The Cultural Atlas developed by SBS is an online educational resource that provides comprehensive cultural information on the countries that Australia's biggest migrant populations have originated from.  When working with young people and families of different cultural backgrounds to our own, it helps to develop a cultural reference to inform how you approach interactions. Part of practicing from a culturally competent framework is acknowledging the impact of culture. The Cultural Atlas includes a broad range of cultural information, for example common etiquette, religious considerations and greetings.

Go to The Cultural Atlas

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July 13, 2018

QUEENSLAND’S CHILD PROTECTION LEGISLATION

The Department of Child Safety, Youth and Women have released an overview of the Child Protection Reform Amendment Act 2017, which includes a number of significant changes to the child protection system in Queensland. Some of the legislative changes include a shift in how the Department supports the connection of Aboriginal and Torres Strait Islander children and young people with their family, community and culture. Alongside this shift is a new principle to recognise the right of Aboriginal and Torres Strait Islander people to self-determination. The Amendment Act also broadens the existing role of 'recognised entities' to include independent people and organisations chosen by families for cultural advice to facilitate meaningful participation in decision making. Another change relates to permanency planning in response to growing research into stability and other factors that contribute to positive outcomes for children and young people. With the objective of providing long-term stable care, the new permanency principles will include reunification as the first preference with alternative goals in the event that reunification is not possible. A contemporary information sharing framework will also be introduced under the Act to support better coordination of services. The Department will be implementing the changes in a staged approach with changes coming into effect throughout 2018.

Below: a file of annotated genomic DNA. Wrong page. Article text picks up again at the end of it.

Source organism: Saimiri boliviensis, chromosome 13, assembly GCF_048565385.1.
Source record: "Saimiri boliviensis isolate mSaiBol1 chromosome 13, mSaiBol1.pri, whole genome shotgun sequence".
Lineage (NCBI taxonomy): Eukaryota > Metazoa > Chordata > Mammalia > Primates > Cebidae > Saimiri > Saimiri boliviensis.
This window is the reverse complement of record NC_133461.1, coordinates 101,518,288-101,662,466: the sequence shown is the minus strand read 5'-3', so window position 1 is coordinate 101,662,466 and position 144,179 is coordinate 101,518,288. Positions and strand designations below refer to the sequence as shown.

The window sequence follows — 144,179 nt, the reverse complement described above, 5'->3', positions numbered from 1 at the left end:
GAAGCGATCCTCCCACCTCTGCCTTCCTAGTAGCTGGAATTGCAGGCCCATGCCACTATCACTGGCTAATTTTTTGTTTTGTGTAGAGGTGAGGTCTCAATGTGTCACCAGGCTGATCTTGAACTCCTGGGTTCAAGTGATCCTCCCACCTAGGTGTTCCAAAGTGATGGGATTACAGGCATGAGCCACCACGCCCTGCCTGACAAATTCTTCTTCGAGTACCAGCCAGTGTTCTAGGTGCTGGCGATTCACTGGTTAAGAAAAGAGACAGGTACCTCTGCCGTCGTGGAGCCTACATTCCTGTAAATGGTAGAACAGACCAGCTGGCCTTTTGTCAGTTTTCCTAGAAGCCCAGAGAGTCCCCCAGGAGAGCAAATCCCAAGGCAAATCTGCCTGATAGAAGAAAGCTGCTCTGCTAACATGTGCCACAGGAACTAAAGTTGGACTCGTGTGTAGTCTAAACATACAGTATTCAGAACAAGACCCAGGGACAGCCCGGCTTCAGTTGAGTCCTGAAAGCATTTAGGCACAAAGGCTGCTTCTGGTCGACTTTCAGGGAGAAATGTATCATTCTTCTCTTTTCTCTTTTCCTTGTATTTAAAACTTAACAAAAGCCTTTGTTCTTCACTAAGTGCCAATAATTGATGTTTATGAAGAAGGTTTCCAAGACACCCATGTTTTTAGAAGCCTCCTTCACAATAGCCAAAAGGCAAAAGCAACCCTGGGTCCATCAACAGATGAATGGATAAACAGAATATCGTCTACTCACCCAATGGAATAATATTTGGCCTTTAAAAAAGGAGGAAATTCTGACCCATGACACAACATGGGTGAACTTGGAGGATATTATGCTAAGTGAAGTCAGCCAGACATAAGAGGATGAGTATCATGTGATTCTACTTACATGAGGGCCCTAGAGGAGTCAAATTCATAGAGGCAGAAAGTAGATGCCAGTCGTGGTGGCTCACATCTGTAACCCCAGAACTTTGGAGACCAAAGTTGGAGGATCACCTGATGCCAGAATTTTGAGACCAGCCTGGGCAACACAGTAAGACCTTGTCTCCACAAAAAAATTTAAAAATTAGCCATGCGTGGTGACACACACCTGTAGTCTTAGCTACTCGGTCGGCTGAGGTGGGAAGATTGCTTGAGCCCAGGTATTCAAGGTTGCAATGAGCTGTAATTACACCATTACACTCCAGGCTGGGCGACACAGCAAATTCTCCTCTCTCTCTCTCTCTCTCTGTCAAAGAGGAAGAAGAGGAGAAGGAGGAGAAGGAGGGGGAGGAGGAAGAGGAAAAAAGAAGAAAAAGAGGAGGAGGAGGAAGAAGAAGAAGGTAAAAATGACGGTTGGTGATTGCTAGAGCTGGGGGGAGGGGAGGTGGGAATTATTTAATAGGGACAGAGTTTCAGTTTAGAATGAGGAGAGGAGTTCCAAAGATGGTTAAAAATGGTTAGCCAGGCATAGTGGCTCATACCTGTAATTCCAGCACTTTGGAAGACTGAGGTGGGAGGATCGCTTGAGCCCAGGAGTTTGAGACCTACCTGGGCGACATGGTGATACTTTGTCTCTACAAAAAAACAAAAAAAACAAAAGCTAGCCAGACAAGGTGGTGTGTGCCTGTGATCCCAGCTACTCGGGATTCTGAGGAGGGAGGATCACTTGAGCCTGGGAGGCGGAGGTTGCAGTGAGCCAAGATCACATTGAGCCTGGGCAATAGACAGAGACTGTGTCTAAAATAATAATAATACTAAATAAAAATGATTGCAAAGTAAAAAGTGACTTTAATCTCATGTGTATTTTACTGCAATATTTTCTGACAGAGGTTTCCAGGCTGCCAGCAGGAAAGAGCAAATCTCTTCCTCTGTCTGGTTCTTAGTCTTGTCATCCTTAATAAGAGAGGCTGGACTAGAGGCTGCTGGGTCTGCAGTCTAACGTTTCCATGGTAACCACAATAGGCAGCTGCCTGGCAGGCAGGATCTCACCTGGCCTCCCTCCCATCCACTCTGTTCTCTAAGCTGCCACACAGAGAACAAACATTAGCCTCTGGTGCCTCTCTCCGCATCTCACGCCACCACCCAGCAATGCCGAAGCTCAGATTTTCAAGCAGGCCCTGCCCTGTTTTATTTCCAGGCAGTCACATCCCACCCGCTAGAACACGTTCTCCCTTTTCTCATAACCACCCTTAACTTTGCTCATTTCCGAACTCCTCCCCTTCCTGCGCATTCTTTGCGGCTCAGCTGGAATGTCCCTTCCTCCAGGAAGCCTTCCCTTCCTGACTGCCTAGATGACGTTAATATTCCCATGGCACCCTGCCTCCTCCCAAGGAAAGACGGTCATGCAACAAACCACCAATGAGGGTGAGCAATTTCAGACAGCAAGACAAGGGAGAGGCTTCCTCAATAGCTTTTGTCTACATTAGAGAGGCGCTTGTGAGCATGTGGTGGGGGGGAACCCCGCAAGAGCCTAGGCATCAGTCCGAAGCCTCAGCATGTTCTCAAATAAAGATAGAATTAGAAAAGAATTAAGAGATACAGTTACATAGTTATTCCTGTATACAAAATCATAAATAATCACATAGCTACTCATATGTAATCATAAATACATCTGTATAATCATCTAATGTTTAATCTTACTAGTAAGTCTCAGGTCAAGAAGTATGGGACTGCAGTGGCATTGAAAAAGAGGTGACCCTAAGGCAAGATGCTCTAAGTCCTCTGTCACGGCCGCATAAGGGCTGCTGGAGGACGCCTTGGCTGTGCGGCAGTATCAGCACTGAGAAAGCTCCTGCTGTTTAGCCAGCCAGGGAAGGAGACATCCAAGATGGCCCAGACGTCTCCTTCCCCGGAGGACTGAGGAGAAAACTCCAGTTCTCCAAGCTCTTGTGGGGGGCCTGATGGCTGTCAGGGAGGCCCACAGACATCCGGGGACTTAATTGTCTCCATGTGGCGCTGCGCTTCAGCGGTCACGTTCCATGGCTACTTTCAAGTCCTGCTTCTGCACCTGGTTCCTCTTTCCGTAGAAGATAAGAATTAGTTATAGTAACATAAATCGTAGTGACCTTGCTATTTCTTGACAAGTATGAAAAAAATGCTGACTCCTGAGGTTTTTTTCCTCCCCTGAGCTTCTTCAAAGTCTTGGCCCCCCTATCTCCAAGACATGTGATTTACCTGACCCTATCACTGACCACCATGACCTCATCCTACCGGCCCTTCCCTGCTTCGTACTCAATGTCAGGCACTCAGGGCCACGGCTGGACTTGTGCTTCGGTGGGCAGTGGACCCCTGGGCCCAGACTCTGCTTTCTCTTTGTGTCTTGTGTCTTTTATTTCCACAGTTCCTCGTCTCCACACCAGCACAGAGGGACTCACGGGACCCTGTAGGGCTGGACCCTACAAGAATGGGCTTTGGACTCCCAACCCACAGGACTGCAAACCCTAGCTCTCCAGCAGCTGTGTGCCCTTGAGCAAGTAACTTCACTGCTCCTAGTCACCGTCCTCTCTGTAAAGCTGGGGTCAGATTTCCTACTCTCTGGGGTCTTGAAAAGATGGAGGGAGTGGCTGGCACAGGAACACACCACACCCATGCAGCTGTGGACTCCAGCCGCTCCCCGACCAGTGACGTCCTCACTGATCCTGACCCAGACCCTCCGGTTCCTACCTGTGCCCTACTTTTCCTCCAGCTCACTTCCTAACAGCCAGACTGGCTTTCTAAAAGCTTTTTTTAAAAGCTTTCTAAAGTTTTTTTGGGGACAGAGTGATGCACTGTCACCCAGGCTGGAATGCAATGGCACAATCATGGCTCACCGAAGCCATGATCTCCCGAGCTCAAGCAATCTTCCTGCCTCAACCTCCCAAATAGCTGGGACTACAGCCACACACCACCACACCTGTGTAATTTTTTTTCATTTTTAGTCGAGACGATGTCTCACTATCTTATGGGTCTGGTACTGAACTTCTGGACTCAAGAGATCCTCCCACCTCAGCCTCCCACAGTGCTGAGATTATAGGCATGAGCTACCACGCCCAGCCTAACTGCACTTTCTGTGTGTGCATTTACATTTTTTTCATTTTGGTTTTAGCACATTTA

Download "Queensland's child protection legislation - Meeting the current and future needs of children and young people, their families and communities" (390KB PDF)

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July 13, 2018

KETAMINE AS TREATMENT FOR DEPRESSION

Wired magazine recently published an article titled "Ketamine stirs up hope - and controversy - as a depression drug." The hope surrounding ketamine is based on its rapid response rate, with the antidepressant effect occurring almost immediately after the drug is administered. A number of research articles have demonstrated improvement in mood following the use of ketamine in a clinical setting, however there is ongoing debate about the best ways to optimise outcomes and minimise risks. There have been some human trials of ketamine for depression, however the remain a number of unknowns such as the optimum dose, and the potential for side-effects or unintended outcomes. Research in chronic recreational ketamine users has shown brain lesions, persistent hallucinations, and inflammation of the bladder which in extreme cases has resulted in the removal of the bladder. Whilst the research into ketamine remains in its infancy, private clinics are offering ketamine treatment, leading to concerns that the treatment is running ahead of the research.

Go to "Ketamine stirs up hope - and controversy - as a depression drug"

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July 13, 2018

NATIONAL INDIGENOUS CRITICAL RESPONSE SERVICE